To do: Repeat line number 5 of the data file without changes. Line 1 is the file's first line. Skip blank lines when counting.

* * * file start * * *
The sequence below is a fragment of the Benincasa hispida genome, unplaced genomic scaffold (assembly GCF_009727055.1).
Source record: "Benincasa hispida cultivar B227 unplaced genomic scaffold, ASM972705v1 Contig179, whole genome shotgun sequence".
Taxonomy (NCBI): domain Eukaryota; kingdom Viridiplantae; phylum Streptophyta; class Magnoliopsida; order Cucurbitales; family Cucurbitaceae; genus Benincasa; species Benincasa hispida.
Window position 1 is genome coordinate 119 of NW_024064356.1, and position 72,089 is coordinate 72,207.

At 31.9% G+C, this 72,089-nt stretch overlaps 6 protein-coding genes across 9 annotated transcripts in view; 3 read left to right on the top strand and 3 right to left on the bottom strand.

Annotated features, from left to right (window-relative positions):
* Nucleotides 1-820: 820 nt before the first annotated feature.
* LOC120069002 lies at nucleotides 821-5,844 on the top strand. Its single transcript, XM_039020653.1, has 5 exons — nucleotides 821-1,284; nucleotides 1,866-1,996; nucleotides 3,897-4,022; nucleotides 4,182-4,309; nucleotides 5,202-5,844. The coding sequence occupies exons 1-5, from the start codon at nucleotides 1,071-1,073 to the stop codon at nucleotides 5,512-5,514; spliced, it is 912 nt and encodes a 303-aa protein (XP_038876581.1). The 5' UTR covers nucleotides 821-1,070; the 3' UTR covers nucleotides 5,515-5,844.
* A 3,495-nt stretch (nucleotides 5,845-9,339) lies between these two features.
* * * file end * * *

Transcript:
At 31.9% G+C, this 72,089-nt stretch overlaps 6 protein-coding genes across 9 annotated transcripts in view; 3 read left to right on the top strand and 3 right to left on the bottom strand.